This annual anthology brings together the year’s finest mathematics writing from around the world. Featuring promising new voices alongside some of the foremost names in the field, *The Best Writing on Mathematics 2013* makes available to a wide audience many articles not easily found anywhere else—and you don’t need to be a mathematician to enjoy them. These writings offer surprising insights into the nature, meaning, and practice of mathematics today. They delve into the history, philosophy, teaching, and everyday occurrences of math, and take readers behind the scenes of today’s hottest mathematical debates. Here Philip Davis offers a panoramic view of mathematics in contemporary society; Terence Tao discusses aspects of universal mathematical laws in complex systems; Ian Stewart explains how in mathematics everything arises out of nothing; Erin Maloney and Sian Beilock consider the mathematical anxiety experienced by many students and suggest effective remedies; Elie Ayache argues that exchange prices reached in open market transactions transcend the common notion of probability; and much, much more.

In addition to presenting the year’s most memorable writings on mathematics, this must-have anthology includes a foreword by esteemed mathematical physicist Roger Penrose and an introduction by the editor, Mircea Pitici. This book belongs on the shelf of anyone interested in where math has taken us—and where it is headed.

**Mircea Pitici** holds a PhD mathematics education from Cornell University, where he teaches math and writing. He has edited *The Best Writing on Mathematics* since 2010. **Roger Penrose** is a Nobel Prize–winning physicist and the bestselling author, with Stephen Hawking, of *The Nature of Space and Time* (Princeton). He is the Rouse Ball Professor of Mathematics Emeritus at the University of Oxford.

"A marvelous selection of papers about mathematics written by the best. . . . Highly recommended to all with a broad interest in science, history, art, education, philosophy . . . which is almost anybody."**—A. Bultheel, ***European Mathematical Society Reviews*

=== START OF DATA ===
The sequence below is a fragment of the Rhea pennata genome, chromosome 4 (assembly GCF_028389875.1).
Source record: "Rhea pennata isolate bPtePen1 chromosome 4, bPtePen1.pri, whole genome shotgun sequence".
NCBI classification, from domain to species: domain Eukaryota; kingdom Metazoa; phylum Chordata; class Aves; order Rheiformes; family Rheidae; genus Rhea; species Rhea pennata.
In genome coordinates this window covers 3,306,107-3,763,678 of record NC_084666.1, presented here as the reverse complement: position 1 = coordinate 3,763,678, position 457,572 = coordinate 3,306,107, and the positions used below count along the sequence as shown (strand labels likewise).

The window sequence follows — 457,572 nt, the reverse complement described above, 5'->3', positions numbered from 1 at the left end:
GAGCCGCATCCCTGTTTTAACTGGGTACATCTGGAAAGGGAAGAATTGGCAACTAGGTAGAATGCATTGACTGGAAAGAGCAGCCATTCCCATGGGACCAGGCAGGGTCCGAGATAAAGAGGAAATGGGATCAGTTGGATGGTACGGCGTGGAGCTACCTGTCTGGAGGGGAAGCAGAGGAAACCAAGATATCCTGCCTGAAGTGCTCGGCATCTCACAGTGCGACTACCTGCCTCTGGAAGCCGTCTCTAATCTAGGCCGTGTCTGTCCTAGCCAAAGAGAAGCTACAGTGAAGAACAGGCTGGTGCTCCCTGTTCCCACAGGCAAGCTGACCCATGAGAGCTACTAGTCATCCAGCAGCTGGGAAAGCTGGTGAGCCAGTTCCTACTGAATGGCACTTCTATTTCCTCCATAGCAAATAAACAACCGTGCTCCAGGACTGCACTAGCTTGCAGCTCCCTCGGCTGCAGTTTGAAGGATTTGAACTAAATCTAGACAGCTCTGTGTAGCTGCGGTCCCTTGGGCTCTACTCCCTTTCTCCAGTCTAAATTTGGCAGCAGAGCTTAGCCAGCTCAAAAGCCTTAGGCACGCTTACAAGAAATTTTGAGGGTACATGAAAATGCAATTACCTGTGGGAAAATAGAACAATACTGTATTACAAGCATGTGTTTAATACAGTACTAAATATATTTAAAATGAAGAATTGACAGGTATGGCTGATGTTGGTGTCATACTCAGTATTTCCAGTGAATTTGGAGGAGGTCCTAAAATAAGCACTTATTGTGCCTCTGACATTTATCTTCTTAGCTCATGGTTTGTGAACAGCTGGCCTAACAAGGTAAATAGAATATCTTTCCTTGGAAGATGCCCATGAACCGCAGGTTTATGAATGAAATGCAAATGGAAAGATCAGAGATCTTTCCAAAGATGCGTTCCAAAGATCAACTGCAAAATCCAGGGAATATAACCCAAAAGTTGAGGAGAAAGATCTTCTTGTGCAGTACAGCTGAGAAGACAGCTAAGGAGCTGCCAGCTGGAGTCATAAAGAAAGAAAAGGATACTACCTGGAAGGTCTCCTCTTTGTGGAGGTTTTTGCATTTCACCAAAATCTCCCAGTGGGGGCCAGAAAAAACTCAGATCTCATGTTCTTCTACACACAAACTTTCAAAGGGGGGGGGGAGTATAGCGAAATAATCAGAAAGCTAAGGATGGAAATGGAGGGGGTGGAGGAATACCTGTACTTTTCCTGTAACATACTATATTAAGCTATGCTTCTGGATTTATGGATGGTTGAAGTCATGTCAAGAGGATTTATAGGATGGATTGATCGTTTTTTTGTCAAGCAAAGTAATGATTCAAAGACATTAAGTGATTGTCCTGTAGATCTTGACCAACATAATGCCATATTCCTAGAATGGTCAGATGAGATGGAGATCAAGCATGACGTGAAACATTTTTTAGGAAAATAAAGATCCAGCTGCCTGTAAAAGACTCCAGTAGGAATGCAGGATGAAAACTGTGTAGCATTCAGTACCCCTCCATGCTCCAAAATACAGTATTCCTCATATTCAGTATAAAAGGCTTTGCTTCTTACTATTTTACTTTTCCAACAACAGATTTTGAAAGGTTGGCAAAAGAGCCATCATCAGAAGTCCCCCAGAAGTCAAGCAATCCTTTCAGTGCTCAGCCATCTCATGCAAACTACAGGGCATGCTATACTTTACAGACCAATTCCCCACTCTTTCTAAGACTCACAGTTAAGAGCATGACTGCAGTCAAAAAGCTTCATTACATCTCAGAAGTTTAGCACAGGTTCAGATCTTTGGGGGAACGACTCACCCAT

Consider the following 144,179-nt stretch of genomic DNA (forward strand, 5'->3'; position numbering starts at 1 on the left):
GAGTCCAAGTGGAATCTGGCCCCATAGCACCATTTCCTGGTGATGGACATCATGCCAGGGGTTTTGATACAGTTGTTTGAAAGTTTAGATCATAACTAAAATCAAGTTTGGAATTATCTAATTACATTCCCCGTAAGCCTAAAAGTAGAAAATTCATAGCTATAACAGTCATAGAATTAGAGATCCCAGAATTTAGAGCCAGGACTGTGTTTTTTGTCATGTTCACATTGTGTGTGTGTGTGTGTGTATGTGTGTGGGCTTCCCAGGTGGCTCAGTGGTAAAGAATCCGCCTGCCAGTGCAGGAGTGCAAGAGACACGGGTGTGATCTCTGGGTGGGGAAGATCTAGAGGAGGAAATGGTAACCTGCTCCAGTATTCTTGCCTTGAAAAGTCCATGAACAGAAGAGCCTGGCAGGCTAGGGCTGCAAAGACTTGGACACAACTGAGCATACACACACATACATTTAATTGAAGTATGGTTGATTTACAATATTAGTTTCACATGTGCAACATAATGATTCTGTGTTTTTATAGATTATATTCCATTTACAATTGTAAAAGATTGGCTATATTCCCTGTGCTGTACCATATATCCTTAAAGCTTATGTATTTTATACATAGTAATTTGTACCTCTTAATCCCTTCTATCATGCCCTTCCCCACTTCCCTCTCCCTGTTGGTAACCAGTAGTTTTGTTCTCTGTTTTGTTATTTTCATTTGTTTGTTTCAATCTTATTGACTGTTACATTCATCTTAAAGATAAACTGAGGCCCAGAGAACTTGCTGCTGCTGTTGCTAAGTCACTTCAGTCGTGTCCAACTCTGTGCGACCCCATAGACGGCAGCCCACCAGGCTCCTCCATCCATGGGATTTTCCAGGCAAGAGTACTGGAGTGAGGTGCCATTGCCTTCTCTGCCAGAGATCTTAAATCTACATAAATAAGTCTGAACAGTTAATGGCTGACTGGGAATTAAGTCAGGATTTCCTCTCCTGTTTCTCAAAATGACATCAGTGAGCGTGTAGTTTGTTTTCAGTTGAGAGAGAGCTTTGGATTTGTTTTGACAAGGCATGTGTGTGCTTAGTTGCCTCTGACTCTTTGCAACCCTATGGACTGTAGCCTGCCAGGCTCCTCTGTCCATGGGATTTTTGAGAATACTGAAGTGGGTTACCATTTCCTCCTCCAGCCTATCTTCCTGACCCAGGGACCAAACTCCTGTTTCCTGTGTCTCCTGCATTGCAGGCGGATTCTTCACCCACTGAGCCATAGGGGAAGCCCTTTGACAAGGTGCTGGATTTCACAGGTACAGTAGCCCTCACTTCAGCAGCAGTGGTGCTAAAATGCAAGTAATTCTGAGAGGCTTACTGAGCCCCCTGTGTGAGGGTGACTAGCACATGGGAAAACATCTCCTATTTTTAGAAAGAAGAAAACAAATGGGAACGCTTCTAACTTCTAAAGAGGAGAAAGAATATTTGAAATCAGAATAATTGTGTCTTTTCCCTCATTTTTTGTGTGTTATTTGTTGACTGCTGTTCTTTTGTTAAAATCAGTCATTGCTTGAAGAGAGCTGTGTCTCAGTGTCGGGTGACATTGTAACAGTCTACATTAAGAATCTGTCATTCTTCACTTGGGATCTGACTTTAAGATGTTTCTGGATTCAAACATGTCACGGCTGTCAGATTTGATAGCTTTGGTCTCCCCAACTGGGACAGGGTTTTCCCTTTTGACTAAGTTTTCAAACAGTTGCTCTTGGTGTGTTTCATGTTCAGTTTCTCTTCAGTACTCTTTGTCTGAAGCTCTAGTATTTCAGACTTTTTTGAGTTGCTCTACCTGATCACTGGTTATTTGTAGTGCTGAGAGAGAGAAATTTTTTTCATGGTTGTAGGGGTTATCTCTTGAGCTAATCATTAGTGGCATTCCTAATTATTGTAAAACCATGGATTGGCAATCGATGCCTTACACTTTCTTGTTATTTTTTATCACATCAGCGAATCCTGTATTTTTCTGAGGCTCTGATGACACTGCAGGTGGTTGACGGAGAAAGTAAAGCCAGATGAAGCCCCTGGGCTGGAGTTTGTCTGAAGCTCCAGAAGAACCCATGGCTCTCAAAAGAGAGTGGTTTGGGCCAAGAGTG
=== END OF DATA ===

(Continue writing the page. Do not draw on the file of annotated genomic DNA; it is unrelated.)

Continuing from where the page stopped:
"In addition to presenting the year's most memorable writings on mathematics, this must-have anthology includes a foreword by esteemed physicist and mathematician Freeman Dyson. This book belongs on the shelf of anyone interested in where math has taken us—and where it is headed."**—***World Book Industry*

"These selections provide a sampling of the state of the art through topics ranging from math anxiety to modern applications to the history of mathematics. With great emphasis on the interactions of mathematics with modern civilization, the arts, and philosophy, these articles can be a source of intellectual stimulation for educated lay readers and will provide, for working mathematicians or scientists, exposure to parts of the subject outside of their research range. . . . A well-chosen collection supplemented by an outstanding bibliography of suggested further reading."**—Harold D. Shane, ***Library Journal*

"[T]his is a marvelous selection of papers about mathematics written by the best. They do not draw the reader into the mathematical jargon that is only of interest to the mathematical literate. In fact practically no mathematics is needed and formulas are almost completely absent. It is the best possible way of communicating mathematics to the non-mathematician and even the ones suffering from mathematical anxiety will enjoy reading the booklet. Of course this is only a relatively small selection but for the reader longing for more, Pitici gives in his introduction an even longer list of books, papers, websites and blogs that are equally worth reading. Pitici did once more an excellent job, and the result is highly recommended to all with a broad interest in science, history, art, education, philosophy . . . which is almost anybody."**—A. Bultheel, ***European Mathematical Society*

"The list of titles of the essays reprinted in this volume would be almost enough to persuade many people that they will enjoy reading it, and indeed that they could profitably put it in front of anyone who wants to know what mathematics is about. It's a partial and selective picture, of course, but it's fresh, varied, and as its title might suggest, well written."**—Jeremy Gray, ***LMS Newsletter*

"Most of the articles presented here are entertaining and enlightening, and the book should be recommended to everyone interested in mathematics."**—***Zentralblatt MATH*

"Praise for Princeton's previous editions: "A wonderful and varied bouquet of texts. . . . I highly recommend this book to everyone with an interest in mathematics.""**—Stephen Buckley, ***Irish Mathematical Society Bulletin*